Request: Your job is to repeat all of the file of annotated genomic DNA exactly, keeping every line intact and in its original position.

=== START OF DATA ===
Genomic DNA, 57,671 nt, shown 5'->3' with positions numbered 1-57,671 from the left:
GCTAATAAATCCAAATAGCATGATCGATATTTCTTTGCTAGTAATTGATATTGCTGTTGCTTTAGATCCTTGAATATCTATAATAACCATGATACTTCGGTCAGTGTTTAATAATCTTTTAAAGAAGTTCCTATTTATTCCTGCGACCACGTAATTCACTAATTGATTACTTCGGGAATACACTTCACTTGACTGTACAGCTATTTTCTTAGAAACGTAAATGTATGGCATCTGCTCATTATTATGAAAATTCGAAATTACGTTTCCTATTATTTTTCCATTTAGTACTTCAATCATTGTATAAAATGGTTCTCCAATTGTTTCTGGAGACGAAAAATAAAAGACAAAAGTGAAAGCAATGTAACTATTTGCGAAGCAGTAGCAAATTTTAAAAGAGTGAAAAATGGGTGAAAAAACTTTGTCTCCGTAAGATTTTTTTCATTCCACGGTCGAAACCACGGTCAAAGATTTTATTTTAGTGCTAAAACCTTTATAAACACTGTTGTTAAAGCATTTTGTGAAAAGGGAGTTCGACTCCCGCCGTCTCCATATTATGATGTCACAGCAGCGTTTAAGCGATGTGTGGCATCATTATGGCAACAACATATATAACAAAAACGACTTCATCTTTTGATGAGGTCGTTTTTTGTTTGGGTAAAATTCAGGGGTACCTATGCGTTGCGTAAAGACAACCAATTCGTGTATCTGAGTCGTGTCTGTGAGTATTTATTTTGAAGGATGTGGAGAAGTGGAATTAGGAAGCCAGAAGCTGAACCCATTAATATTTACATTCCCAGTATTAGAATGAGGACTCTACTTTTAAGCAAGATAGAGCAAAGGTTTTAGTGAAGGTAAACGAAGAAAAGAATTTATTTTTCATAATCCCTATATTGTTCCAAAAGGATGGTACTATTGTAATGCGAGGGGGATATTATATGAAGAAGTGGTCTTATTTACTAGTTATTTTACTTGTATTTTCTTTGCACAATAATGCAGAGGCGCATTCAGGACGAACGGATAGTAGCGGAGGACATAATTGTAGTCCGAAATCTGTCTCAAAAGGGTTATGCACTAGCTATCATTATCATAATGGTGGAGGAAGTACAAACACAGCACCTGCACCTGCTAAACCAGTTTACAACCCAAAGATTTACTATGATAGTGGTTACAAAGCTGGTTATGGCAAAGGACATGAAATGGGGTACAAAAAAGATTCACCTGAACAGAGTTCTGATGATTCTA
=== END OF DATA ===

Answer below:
Genomic DNA, 57,671 nt, shown 5'->3' with positions numbered 1-57,671 from the left:
GCTAATAAATCCAAATAGCATGATCGATATTTCTTTGCTAGTAATTGATATTGCTGTTGCTTTAGATCCTTGAATATCTATAATAACCATGATACTTCGGTCAGTGTTTAATAATCTTTTAAAGAAGTTCCTATTTATTCCTGCGACCACGTAATTCACTAATTGATTACTTCGGGAATACACTTCACTTGACTGTACAGCTATTTTCTTAGAAACGTAAATGTATGGCATCTGCTCATTATTATGAAAATTCGAAATTACGTTTCCTATTATTTTTCCATTTAGTACTTCAATCATTGTATAAAATGGTTCTCCAATTGTTTCTGGAGACGAAAAATAAAAGACAAAAGTGAAAGCAATGTAACTATTTGCGAAGCAGTAGCAAATTTTAAAAGAGTGAAAAATGGGTGAAAAAACTTTGTCTCCGTAAGATTTTTTTCATTCCACGGTCGAAACCACGGTCAAAGATTTTATTTTAGTGCTAAAACCTTTATAAACACTGTTGTTAAAGCATTTTGTGAAAAGGGAGTTCGACTCCCGCCGTCTCCATATTATGATGTCACAGCAGCGTTTAAGCGATGTGTGGCATCATTATGGCAACAACATATATAACAAAAACGACTTCATCTTTTGATGAGGTCGTTTTTTGTTTGGGTAAAATTCAGGGGTACCTATGCGTTGCGTAAAGACAACCAATTCGTGTATCTGAGTCGTGTCTGTGAGTATTTATTTTGAAGGATGTGGAGAAGTGGAATTAGGAAGCCAGAAGCTGAACCCATTAATATTTACATTCCCAGTATTAGAATGAGGACTCTACTTTTAAGCAAGATAGAGCAAAGGTTTTAGTGAAGGTAAACGAAGAAAAGAATTTATTTTTCATAATCCCTATATTGTTCCAAAAGGATGGTACTATTGTAATGCGAGGGGGATATTATATGAAGAAGTGGTCTTATTTACTAGTTATTTTACTTGTATTTTCTTTGCACAATAATGCAGAGGCGCATTCAGGACGAACGGATAGTAGCGGAGGACATAATTGTAGTCCGAAATCTGTCTCAAAAGGGTTATGCACTAGCTATCATTATCATAATGGTGGAGGAAGTACAAACACAGCACCTGCACCTGCTAAACCAGTTTACAACCCAAAGATTTACTATGATAGTGGTTACAAAGCTGGTTATGGCAAAGGACATGAAATGGGGTACAAAAAAGATTCACCTGAACAGAGTTCTGATGATTCTA